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The Growth of Richtmyer-Meshkov Instability under Multiple Impingements

**Author(s)**Leave a comment

^{1,2}, Jingsong Bai

^{1*}, Ping Li

^{1}, Bing Wang

^{1}, Lei Du

^{1}, Gang Tao

^{2}, Jiaxin Xiao

^{1}

KEYWORDS

Received 13 February 2016; accepted 24 April 2016; published 27 April 2016

1. Introduction

As a shock wave passes through a pre-corrugated interface between two flows with different density, the Richtmyer-Meshkov instability (RMI) [1] [2] occurs due to the baroclinic vorticity deposition () at the

interface, and induces the turbulent mixing at the late times. This phenomenon exists in a variety of man-made applications and natural phenomena such as the inertial confinement fusion (ICF) [3] , deflagration-to-detonation transition (DDT) [4] , high-speed combustion [5] and astrophysics (i.e. supernova explosions) [6] . It is so important that many scientists devote themselves to the study of the Richtmyer-Meshkov instability.

The impulsive models for the single-mode RMI were developed by replacing the constant acceleration of the RTI (Rayleigh-Taylor instability) with an impulsive one to represent the shock wave. These models only predict the linear growth of perturbation at the early stages. The first impulsive model was proposed by Richtmyer [1]

as, where k is the wave number, Du is the velocity jump of the interface due to the shock, A is the

Atwood number, a_{0} is initial amplitude of perturbation. Then he found well agreement between the numerical results of light/heavy perfect gas interface and the impulsive model with replacement of the pre-shock values A and a_{0} by the post-shock ones and. The Richtmyer model was also modified by using the average of pre- and post-shock values of A and a_{0} [7] [8] . Fraley [9] analytically solved the linearized perturbation equations and obtained the asymptotic linear growth, in which the inherent compressibility of gases was considered, and was first recognized by Mikaelian [10] . The linear models are based on the linear theory, so they are valid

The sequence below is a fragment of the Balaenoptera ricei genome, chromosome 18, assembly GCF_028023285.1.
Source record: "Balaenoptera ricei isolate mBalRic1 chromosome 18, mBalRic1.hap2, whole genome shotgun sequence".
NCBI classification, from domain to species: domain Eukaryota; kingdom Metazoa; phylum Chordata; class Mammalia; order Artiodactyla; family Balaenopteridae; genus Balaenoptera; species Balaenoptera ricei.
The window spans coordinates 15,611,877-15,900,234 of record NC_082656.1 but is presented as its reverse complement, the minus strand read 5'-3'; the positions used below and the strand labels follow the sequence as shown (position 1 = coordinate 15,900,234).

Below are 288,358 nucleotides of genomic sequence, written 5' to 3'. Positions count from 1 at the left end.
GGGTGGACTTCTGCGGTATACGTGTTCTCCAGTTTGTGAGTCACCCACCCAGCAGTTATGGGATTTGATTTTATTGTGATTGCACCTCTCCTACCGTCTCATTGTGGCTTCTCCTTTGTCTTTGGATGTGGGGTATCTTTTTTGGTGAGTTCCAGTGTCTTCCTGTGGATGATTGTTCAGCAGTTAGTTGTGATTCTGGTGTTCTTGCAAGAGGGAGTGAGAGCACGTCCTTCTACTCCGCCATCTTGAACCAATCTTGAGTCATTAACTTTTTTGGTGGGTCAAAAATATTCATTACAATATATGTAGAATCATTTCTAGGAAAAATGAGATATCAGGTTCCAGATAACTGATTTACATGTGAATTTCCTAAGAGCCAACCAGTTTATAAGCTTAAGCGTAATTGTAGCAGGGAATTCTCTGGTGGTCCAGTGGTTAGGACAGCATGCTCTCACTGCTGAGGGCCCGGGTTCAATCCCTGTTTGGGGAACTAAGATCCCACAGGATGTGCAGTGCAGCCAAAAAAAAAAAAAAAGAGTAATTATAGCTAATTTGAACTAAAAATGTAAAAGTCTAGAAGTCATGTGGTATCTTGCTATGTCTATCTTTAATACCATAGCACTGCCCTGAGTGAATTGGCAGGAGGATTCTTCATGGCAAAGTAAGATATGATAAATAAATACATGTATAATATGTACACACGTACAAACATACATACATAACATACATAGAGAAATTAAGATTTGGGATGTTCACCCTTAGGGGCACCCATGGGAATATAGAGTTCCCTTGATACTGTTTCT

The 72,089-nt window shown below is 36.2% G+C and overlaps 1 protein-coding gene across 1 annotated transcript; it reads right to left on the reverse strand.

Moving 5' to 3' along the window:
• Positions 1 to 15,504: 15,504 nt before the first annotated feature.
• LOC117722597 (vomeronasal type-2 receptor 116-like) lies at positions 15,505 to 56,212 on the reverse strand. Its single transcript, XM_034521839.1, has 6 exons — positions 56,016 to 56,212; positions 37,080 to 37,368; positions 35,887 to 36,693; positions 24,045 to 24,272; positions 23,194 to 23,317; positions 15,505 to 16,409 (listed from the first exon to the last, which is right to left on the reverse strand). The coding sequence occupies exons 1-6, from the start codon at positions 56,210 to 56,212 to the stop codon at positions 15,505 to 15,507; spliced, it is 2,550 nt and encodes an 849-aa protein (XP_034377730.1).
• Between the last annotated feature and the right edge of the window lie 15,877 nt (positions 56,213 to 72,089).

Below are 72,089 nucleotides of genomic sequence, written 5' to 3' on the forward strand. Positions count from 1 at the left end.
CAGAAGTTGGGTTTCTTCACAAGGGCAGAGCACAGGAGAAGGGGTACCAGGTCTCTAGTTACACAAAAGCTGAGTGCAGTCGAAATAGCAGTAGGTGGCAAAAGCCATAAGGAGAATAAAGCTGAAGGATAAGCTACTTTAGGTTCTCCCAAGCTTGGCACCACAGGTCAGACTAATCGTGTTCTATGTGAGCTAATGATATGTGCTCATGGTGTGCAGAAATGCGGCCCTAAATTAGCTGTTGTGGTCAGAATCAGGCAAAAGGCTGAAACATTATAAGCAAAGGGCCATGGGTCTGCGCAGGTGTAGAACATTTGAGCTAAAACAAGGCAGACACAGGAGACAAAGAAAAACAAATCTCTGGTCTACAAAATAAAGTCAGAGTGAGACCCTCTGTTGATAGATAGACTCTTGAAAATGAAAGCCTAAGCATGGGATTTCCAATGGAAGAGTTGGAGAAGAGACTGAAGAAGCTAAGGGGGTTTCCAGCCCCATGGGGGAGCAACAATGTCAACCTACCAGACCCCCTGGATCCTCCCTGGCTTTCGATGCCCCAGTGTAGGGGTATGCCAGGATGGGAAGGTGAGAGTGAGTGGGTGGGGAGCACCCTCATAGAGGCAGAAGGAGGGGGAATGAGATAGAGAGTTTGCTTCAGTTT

only as long as the perturbation remains small, i.e.. To extend the range of the single-mode RMI

theory to nonlinear stage, the nonlinear models were developed based on the asymptotic expansion of the linear perturbation equations. Zhang & Sohn [11] developed a nonlinear model for the growth of a two- and three-dimensional RMI from early to late times, by treating the nonlinear problem with higher-order expansion and extending the range of validity of the series using Padé approximants. Sadot et al. [12] proposed an empirical model based on fits to experimental data and on asymptotic growth law, which is valid over Ma = 1.3 - 3.5, as well as other nonlinear models such as vortex models [13] , potential flow models [14] [15] , etc. About the nonlinear multi-mode perturbations, a number of studies showed that the overall width of turbulent mixing zone (TMZ) evolved according to a power law ~t^{q} where the values ranging from q = 0.25 to 1 have been proposed. Assuming no dependence on the initial conditions and neglecting the molecular dissipation effects, Mikealian [16] developed a simple model by replacing the acceleration for RTI growth rate with an impulsive acceleration

as following any shock or reshock, which was also validated by some investigations [17] - [19] .

This model was also extended to t^{*}, for which it takes a ~ t for t £ t^{*} and a ~ t^{q} for t ³ t^{*} [20] [21] . All in all, these theoretical models are developed under some assumptions and limitations, and only give an approximate predict of the RMI growth. And the more studies are carried out by experiments and numerical simulations.